Rubrics are an essential tool for teaching online effectively. Rubrics explain the criteria for how assessments will be evaluated and they help to ensure uniformity in grading. Best practices for teaching online effectively include the use of rubrics because they prevent misunderstandings with students about how their work is evaluated, streamline the grading process and make it more uniform, and make it easier for administrators to collect data on achievement of learning outcomes across multiple sections of the same course.

There are three elements to any rubric: a list of criteria that will be evaluated, a delineation of quality standards (eg., Excellent, Good, Satisfactory, Needs Improvement), and calculation of points for each criterion’s corresponding level of quality. Making rubrics available to students along with the syllabus or assignment instructions can help students meet expectations and serve to promote both formative and summative assessment strategies. Many Learning Management Systems (LMS) have tools for integrating clickable rubrics into the dropbox and/or gradebook for evaluation of student work. Faculty are able to teach online effectively, providing detailed and prompt feedback to students, through the use of these rubric tools.

There are many excellent websites that can help you to develop criteria and quality standards for a wide variety of assignments. Three of my favorite rubric development websites are:

Tutorials for integrating rubrics into various LMS are also available online and are easy to follow. Here are some examples:

Rubrics provide a win-win for students, faculty, and administrators. Students can be made aware of expectations prior to beginning work and they will better understand feedback and grade calculation after their work is evaluated and returned if it is accompanied by a rubric. Faculty can grade more quickly and uniformly by using clickable rubrics. Grade appeals are less frequent when rubrics are used – this makes operations run more smoothly for everyone. Administrators can also use rubric assessment data to measure student performance and faculty engagement.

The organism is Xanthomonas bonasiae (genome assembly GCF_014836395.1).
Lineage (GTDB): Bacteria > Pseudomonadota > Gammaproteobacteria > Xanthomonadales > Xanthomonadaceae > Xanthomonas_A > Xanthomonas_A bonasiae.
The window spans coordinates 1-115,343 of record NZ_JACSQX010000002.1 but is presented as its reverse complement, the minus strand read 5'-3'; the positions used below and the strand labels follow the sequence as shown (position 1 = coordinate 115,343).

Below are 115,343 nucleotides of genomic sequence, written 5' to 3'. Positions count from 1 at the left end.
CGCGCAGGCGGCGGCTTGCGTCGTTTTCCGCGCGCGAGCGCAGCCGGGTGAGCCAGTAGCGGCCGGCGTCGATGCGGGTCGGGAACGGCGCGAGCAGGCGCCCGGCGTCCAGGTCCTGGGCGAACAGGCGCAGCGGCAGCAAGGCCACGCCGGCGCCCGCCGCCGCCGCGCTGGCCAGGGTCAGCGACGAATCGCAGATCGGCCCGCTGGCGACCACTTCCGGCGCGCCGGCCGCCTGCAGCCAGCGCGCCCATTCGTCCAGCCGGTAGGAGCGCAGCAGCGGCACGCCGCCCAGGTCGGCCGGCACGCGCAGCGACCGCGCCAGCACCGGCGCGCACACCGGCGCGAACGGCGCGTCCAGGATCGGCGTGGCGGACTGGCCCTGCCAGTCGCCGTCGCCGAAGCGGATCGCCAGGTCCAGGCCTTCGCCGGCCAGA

What are some resources that you’ve found for creating rubrics? Let’s share and discuss them below.

 

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Sharon Jumper has been a professor since 1996.
In addition to teaching online for many universities over the years, Sharon has spent three years
teaching undergraduate students while abroad in the United Arab Emirates and China.
Sharon's current faculty affiliations areUMUC, UCLA-Extension, Broward College,
University of Saint Mary, St. Thomas University, and Baker College.
We are proud to have Sharon offer her mentoring services at The Babb Group,
take a moment to read Sharon's resume and service offerings

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Contact the author Dr. Sharon Jumper